Photo taken on Nov. 26, 2016 shows a quantum communication ground station in Xinglong, north China's Hebei Province.
China has made remarkable progresses in quantum science and technology over the past year, leaping to a world leading position in the field of quantum communications.[Special Coverage]
"A major breakthrough," " impressive achievement," "a milestone in the field..." When a series of Chinese scientists' achievements in quantum science and technology were published in the authoritative academic journals such as Science and Nature, their reviewers praised highly.
Chinese scientists recently became the first to realize quantum key distribution from a satellite to the ground, and quantum teleportation from the ground to the satellite, laying the foundation for building a hack-proof global quantum communication network.
The experiments were conducted with the world's first quantum satellite, Quantum Experiments at Space Scale (QUESS).
"The satellite marks a transition in China's role -- from a follower in classic information technology (IT) development to one of the leaders guiding future IT achievements," said Pan Jianwei, lead scientist of QUESS and an academician of the Chinese Academy of Sciences (CAS).
"Satellite-based quantum key distribution can be linked to metropolitan quantum networks where fibers are sufficient and convenient to connect numerous users within a city over 100 km. We can thus envision a space-ground integrated quantum network, enabling quantum cryptography- most likely the first commercial application of quantum information- useful at a global scale," Pan said.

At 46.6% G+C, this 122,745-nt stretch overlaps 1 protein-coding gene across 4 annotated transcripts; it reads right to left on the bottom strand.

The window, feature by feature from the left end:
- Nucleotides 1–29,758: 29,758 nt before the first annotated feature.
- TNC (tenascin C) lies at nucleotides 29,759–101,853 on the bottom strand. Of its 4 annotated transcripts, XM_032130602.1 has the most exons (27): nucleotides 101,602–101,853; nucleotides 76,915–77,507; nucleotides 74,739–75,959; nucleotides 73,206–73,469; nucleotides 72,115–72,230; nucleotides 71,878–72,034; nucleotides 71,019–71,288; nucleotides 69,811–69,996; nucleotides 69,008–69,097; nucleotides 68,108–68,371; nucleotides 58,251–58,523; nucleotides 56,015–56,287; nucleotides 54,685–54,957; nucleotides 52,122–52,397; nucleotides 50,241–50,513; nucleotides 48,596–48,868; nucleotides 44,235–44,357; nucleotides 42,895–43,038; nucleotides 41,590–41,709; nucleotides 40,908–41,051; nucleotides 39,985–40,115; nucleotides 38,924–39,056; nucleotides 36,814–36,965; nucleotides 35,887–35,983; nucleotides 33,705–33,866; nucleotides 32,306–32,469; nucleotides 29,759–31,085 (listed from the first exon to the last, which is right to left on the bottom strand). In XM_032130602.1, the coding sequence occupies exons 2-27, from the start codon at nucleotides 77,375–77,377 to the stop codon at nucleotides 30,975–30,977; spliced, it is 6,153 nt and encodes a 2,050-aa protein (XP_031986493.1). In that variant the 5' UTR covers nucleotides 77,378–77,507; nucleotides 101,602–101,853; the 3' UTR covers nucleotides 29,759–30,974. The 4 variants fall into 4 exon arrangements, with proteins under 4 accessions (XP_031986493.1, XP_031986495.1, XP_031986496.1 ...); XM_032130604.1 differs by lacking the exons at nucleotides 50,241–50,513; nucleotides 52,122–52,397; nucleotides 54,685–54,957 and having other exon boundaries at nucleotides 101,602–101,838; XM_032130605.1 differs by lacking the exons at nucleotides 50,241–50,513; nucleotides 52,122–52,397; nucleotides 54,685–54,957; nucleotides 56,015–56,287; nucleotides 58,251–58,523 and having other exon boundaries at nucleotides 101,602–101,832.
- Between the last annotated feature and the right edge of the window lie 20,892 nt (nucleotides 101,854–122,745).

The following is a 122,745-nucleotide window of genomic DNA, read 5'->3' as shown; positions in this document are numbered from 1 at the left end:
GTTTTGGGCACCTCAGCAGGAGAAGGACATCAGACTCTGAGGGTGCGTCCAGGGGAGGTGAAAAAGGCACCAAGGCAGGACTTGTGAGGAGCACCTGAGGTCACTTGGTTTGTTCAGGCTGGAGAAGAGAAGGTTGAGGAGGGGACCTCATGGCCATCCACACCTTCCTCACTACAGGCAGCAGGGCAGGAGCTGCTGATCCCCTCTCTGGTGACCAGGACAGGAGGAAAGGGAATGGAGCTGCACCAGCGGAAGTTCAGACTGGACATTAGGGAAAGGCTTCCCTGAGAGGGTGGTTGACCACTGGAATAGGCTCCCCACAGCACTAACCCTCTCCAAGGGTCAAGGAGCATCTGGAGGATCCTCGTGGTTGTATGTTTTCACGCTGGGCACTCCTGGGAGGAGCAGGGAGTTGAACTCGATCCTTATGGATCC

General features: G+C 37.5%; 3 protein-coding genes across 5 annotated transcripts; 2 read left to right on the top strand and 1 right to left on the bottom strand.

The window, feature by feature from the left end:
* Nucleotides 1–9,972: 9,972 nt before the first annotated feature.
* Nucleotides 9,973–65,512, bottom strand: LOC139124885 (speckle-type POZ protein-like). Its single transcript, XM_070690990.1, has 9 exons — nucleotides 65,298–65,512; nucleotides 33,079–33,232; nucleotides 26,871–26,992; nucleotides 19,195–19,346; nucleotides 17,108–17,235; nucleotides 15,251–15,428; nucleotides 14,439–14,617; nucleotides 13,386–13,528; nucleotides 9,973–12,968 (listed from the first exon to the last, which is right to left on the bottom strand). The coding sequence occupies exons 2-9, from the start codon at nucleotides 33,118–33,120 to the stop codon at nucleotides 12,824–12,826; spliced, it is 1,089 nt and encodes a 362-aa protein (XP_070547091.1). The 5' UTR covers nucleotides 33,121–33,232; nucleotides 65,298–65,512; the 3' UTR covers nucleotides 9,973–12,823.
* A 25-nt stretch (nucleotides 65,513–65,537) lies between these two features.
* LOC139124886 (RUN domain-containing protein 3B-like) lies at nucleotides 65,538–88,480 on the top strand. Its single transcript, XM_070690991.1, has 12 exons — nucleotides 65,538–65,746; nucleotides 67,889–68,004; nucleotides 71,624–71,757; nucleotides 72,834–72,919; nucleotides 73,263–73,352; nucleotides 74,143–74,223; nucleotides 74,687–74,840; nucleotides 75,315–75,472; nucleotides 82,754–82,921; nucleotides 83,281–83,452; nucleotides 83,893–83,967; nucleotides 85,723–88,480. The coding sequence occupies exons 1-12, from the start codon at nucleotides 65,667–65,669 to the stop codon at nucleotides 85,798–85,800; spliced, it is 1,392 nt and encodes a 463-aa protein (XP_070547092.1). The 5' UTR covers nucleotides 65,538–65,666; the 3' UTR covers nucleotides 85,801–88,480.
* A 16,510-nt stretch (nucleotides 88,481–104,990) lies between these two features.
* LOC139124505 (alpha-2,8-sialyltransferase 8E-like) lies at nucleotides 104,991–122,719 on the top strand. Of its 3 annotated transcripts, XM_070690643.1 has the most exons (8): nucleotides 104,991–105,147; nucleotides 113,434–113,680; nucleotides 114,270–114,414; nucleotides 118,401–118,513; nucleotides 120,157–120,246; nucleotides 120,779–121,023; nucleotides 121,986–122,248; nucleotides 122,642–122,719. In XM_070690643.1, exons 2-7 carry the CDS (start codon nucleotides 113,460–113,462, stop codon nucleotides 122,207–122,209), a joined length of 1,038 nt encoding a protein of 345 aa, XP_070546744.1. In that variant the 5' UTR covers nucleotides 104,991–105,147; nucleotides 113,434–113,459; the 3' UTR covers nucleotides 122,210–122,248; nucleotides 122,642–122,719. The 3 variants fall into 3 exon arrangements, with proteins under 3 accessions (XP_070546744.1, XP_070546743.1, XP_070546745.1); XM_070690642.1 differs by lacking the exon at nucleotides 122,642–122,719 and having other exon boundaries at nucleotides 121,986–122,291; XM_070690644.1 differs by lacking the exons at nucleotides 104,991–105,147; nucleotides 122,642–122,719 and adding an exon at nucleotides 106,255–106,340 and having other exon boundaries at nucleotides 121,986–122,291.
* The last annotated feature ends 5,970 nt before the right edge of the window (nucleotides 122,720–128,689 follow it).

The establishment of a reliable and efficient space-to-ground link for faithful quantum state transmission paves the way to global-scale quantum networks, he added.
Scientists expect quantum communications to fundamentally change human development in the next two or three decades, as there are enormous prospects for applying the new generation of communication in fields like defense, military and finance.
Nicknamed "Micius" after a 5th Century B.C. Chinese philosopher and scientist who has been credited as the first person ever to conduct optical experiments, the 600-kilogram-plus satellite was sent into a sun-synchronous orbit at an altitude of 500 kilometers on Aug. 16, 2016.
In June this year, Chinese scientists' first achievement based on the satellite was published as a cover article in the academic journal Science. In the experiment, scientists achieved distribution of entangled photon pairs over 1,200 kilometers, demonstrating that quantum entanglement, a phenomenon which is so confounding that Albert Einstein described it as "spooky action at a distance" in 1948, still exists at such a long distance.
"So far, this is the most important scientific research progress in my life," said Pan, who has been engaged in the quantum physics for more than 20 years and has been granted the highest natural science award for his achievement in quantum science.
"For the first time, we're testing the physical law of the micro world on a space scale, and laying the foundation for exploring more basic laws in physics in the future. The technologies can also be applied in constructing a quantum network," Pan said.
Soon after that, the other two achievements including satellite-to-ground quantum key distribution and ground-to-satellite quantum teleportation based on Micius were published in the same issue of Nature on Aug. 10.
Karl Ziemelis, chief physical sciences editor at Nature, said that with the publication of these new papers, Pan and his colleagues have completed their demonstration of a trio of quantum experiments that will be central to any global space-based quantum Internet.